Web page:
Participation in this study will last until discharge from the SNF, with follow-up assessments lasting until 3 months after entry. Participants will be randomly assigned to receive either the enhanced acute medical rehabilitation or treatment as usual. Participants receiving the enhanced care will complete up to 3 hours of enhanced PT and OT per day from study entry until discharge, excluding weekends. Participants receiving treatment as usual will receive standard PT and OT. Study assessments will take place at baseline, after 8 and 15 days, and after discharge. Follow-up assessments will occur after 30, 60, and 90 days. Assessments will include questionnaires and interviews measuring positive and negative affect, and functional impairment and disability.

Interventional
Phase 2
Allocation: Randomized
Intervention Model: Parallel Assignment
Masking: Single (Outcomes Assessor)
Primary Purpose: Treatment
  • Hip Fracture
  • Depression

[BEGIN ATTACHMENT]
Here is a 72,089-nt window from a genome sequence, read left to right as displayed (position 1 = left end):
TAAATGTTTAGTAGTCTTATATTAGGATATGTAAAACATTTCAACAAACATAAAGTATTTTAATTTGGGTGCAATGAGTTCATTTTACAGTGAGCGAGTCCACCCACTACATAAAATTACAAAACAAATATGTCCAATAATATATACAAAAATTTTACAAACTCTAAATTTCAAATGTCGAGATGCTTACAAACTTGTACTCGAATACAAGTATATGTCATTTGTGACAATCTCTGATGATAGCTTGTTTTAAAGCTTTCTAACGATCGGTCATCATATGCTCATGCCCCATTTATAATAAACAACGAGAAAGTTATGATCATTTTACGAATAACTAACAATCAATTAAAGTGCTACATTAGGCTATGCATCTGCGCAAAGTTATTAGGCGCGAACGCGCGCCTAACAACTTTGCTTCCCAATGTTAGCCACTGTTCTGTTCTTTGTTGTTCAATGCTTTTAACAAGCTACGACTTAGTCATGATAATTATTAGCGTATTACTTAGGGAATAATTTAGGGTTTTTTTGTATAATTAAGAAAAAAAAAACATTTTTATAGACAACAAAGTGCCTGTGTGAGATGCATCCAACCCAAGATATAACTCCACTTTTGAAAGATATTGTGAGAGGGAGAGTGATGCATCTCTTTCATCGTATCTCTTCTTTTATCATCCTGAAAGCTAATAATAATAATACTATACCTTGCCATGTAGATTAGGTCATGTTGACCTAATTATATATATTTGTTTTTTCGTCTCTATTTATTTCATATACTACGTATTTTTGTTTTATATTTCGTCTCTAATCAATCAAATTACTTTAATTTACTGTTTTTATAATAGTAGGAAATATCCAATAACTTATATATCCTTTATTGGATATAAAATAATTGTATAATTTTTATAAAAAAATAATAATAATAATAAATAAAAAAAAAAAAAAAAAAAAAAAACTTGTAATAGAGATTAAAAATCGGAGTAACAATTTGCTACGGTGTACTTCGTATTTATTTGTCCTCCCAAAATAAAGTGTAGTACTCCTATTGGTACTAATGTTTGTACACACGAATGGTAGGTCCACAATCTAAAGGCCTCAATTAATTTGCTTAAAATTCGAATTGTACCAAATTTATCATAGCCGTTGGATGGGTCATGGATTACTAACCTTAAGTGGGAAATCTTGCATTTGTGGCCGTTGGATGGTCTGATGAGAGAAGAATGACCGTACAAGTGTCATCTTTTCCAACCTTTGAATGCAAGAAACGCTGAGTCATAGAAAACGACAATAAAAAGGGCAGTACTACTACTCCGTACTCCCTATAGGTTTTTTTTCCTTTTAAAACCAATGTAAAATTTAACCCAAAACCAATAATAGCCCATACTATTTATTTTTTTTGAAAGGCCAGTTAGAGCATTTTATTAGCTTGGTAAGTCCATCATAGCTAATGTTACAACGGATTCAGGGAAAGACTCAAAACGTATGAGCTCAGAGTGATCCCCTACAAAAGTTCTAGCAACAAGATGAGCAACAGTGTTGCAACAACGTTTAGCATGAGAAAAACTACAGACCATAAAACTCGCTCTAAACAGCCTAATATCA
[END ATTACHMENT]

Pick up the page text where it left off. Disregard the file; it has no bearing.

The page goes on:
• Behavioral: Enhanced acute medical rehabilitation
    Daily up to 3-hour sessions of enhanced physical and occupational therapies (see Lenze et al, "Enhanced Medical Rehabilitation Increases Therapy Intensity and Engagement and Improves Functional Outcomes in Postacute Rehabilitation of Older Adults: A Randomized-Controlled Trial." J American Medical Director's Association, 2012 for details and outcome data.
  • Behavioral: Treatment as usual
    Standard treatment with physical and occupational therapies
  • Experimental: Enhanced acute medical rehabilitation
    Participants will receive enhanced acute medical rehabilitation.
    Intervention: Behavioral: Enhanced acute medical rehabilitation
  • Active Comparator: Treatment as usual
    Participants will receive treatment as usual.
    Intervention: Behavioral: Treatment as usual
  • Hildebrand, Mary W. OTD; Host, Helen H. PhD; Binder, Ellen F. MD; Carpenter, Brian PhD; Freedland, Kenneth E. PhD; Morrow-Howell, Nancy PhD; Baum, Carolyn M. PhD; Doré, Peter MA; Lenze, Eric J. MD.
  • Eric J. Lenze, MD, Helen H. Host, PhD, Mary W. Hildebrand, OTD, Nancy Morrow-Howell, PhD, Brian Carpenter, PhD, Kenneth E. Freedland, PhD, Carolyn A. Baum, PhD, David Dixon, PhD, Peter Doré, MS, Leah Wendleton, BA, Ellen F. Binder, MD.